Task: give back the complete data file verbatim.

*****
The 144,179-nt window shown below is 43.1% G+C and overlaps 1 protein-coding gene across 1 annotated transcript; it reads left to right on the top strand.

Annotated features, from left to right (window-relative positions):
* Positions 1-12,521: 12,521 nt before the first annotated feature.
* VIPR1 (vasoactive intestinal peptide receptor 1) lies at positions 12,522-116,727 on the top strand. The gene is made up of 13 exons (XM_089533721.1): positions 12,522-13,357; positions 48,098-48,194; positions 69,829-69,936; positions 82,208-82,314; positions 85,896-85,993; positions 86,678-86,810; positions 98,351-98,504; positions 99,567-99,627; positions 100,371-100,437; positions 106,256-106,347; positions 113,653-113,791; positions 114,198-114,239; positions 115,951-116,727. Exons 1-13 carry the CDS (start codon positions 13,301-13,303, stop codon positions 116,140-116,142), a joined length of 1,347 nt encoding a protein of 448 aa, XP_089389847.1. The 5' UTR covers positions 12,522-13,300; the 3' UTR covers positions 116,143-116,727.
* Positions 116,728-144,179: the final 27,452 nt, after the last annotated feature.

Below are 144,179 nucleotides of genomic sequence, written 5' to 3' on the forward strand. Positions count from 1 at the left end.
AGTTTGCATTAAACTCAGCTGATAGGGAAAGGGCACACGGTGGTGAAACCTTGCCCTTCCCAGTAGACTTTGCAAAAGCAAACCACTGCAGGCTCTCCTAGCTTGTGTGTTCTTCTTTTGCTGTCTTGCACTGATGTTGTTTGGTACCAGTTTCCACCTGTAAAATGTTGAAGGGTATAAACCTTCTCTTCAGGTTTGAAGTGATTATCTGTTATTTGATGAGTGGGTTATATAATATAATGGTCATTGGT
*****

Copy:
The 144,179-nt window shown below is 43.1% G+C and overlaps 1 protein-coding gene across 1 annotated transcript; it reads left to right on the top strand.

Annotated features, from left to right (window-relative positions):
* Positions 1-12,521: 12,521 nt before the first annotated feature.
* VIPR1 (vasoactive intestinal peptide receptor 1) lies at positions 12,522-116,727 on the top strand. The gene is made up of 13 exons (XM_089533721.1): positions 12,522-13,357; positions 48,098-48,194; positions 69,829-69,936; positions 82,208-82,314; positions 85,896-85,993; positions 86,678-86,810; positions 98,351-98,504; positions 99,567-99,627; positions 100,371-100,437; positions 106,256-106,347; positions 113,653-113,791; positions 114,198-114,239; positions 115,951-116,727. Exons 1-13 carry the CDS (start codon positions 13,301-13,303, stop codon positions 116,140-116,142), a joined length of 1,347 nt encoding a protein of 448 aa, XP_089389847.1. The 5' UTR covers positions 12,522-13,300; the 3' UTR covers positions 116,143-116,727.
* Positions 116,728-144,179: the final 27,452 nt, after the last annotated feature.

Below are 144,179 nucleotides of genomic sequence, written 5' to 3' on the forward strand. Positions count from 1 at the left end.
AGTTTGCATTAAACTCAGCTGATAGGGAAAGGGCACACGGTGGTGAAACCTTGCCCTTCCCAGTAGACTTTGCAAAAGCAAACCACTGCAGGCTCTCCTAGCTTGTGTGTTCTTCTTTTGCTGTCTTGCACTGATGTTGTTTGGTACCAGTTTCCACCTGTAAAATGTTGAAGGGTATAAACCTTCTCTTCAGGTTTGAAGTGATTATCTGTTATTTGATGAGTGGGTTATATAATATAATGGTCATTGGT